Date of Completion

Spring 5-5-2017

Thesis Advisor(s)

Hettinger, Virginia; Sterling-Folker, Jennifer

Honors Major

Political Science


American Politics | Gender and Sexuality | Models and Methods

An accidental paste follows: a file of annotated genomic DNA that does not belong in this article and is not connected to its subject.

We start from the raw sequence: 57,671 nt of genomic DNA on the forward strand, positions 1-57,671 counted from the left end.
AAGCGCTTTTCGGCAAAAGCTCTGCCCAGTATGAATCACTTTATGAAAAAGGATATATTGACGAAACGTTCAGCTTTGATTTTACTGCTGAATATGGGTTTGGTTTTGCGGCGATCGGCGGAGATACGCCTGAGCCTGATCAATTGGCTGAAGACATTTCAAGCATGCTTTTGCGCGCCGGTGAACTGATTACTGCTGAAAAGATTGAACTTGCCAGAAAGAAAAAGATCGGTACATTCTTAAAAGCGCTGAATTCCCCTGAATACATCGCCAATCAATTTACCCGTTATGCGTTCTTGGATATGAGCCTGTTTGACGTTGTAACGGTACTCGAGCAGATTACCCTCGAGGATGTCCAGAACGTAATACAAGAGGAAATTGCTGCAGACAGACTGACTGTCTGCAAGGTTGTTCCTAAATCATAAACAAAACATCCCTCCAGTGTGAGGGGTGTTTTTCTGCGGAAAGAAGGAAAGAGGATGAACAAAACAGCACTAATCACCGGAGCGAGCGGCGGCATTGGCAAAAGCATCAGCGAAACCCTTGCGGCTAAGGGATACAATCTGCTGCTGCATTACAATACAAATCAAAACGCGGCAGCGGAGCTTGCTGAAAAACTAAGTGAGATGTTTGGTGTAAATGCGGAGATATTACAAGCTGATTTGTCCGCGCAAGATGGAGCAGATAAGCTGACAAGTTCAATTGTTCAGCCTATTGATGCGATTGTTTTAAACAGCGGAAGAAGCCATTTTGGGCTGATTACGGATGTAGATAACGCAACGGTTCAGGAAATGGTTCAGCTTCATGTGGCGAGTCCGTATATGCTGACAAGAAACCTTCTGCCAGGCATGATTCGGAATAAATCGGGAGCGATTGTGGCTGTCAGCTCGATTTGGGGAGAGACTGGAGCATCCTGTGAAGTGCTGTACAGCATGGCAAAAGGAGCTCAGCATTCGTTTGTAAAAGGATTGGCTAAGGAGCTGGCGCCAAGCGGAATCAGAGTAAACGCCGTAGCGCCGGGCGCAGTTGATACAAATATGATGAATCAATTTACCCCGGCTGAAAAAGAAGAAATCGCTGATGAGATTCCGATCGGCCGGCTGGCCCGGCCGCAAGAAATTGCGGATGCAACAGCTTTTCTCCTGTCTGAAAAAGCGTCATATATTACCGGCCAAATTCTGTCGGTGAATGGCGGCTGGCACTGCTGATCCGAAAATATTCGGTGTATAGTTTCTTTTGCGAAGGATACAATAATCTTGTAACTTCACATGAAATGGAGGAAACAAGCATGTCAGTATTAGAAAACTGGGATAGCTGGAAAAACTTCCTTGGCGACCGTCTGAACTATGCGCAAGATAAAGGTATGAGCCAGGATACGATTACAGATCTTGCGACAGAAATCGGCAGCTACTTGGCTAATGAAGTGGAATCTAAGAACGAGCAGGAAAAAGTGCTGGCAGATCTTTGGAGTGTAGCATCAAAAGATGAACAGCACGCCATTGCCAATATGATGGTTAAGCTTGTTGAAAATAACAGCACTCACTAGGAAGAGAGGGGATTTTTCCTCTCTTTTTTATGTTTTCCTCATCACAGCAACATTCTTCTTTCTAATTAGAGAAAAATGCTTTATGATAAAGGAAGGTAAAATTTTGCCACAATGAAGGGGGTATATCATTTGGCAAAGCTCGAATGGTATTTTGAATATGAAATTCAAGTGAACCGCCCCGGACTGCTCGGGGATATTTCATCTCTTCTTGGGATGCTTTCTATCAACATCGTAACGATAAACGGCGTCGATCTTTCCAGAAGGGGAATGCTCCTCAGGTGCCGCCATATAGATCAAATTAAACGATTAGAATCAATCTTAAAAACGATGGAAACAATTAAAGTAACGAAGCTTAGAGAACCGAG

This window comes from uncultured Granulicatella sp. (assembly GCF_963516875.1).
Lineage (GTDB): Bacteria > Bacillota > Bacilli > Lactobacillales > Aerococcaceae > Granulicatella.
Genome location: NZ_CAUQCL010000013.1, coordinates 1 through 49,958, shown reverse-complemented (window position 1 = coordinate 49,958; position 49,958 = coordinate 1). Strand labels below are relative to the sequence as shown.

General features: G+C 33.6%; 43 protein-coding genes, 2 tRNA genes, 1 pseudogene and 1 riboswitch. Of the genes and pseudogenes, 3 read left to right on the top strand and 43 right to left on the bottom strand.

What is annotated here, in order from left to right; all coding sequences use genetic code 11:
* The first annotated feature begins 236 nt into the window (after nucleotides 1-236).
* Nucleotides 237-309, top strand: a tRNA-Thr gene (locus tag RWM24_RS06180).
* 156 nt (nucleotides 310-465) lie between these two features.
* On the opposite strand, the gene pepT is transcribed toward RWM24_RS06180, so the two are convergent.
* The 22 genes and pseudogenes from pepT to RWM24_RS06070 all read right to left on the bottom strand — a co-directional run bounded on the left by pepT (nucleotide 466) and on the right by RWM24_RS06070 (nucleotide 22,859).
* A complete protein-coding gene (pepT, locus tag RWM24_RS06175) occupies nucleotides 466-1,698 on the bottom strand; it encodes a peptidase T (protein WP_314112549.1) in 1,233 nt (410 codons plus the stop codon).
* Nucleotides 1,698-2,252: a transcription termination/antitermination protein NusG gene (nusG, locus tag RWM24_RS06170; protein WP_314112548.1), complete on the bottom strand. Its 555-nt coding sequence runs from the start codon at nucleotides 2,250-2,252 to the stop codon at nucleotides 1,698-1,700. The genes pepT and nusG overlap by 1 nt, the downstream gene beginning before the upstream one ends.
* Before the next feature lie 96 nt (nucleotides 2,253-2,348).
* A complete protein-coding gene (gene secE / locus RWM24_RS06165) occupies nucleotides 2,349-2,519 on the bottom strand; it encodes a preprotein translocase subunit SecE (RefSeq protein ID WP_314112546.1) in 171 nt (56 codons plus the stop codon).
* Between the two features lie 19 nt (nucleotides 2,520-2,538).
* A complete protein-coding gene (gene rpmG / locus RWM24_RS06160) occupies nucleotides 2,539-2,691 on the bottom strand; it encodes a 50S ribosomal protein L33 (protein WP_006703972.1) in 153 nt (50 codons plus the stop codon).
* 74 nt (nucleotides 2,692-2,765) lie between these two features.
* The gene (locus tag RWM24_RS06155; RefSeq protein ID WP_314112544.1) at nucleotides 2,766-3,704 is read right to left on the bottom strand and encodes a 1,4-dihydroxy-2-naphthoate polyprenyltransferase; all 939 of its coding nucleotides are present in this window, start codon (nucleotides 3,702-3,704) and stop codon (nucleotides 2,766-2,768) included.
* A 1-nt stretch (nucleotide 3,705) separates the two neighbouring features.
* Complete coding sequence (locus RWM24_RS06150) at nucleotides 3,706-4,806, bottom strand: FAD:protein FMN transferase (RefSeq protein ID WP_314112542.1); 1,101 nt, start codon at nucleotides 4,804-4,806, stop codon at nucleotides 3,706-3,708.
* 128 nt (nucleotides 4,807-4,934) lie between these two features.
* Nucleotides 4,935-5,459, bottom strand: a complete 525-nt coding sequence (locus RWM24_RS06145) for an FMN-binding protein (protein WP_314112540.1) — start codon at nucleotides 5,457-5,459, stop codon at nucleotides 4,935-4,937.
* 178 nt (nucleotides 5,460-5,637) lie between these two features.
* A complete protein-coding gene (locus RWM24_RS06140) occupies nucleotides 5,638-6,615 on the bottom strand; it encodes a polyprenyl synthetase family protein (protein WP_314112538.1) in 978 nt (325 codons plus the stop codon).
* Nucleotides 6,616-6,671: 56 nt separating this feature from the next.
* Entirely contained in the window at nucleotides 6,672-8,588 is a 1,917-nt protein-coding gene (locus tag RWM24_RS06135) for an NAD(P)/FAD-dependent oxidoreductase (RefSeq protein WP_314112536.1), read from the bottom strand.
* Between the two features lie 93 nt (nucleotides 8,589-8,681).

What factors influence the likelihood that a woman runs for, wins, and holds political office across the country? Is it easier to explain why a woman runs in, than that she ultimately represents, a certain district? I compare a series of state-level and district-level independent variables and relate them to two different dependent variables: that a woman ran for a district seat, and that a woman represents a district. I explore what, and how much, political geography and contextual factors can explain. My preliminary findings show that it is easier to explain the probability that a woman runs, than that if she wins, and that cultural rather than institutional factors tend to be more statistically significant. I compare my findings to those of the past, and consider how they reflect the changing role of women and what they mean for the future of female political representation. The key to increasing female political representation may be encouraging more women to run by understanding the decision as a personal but also environmental one, combining “political ambition” and “political geography” approaches.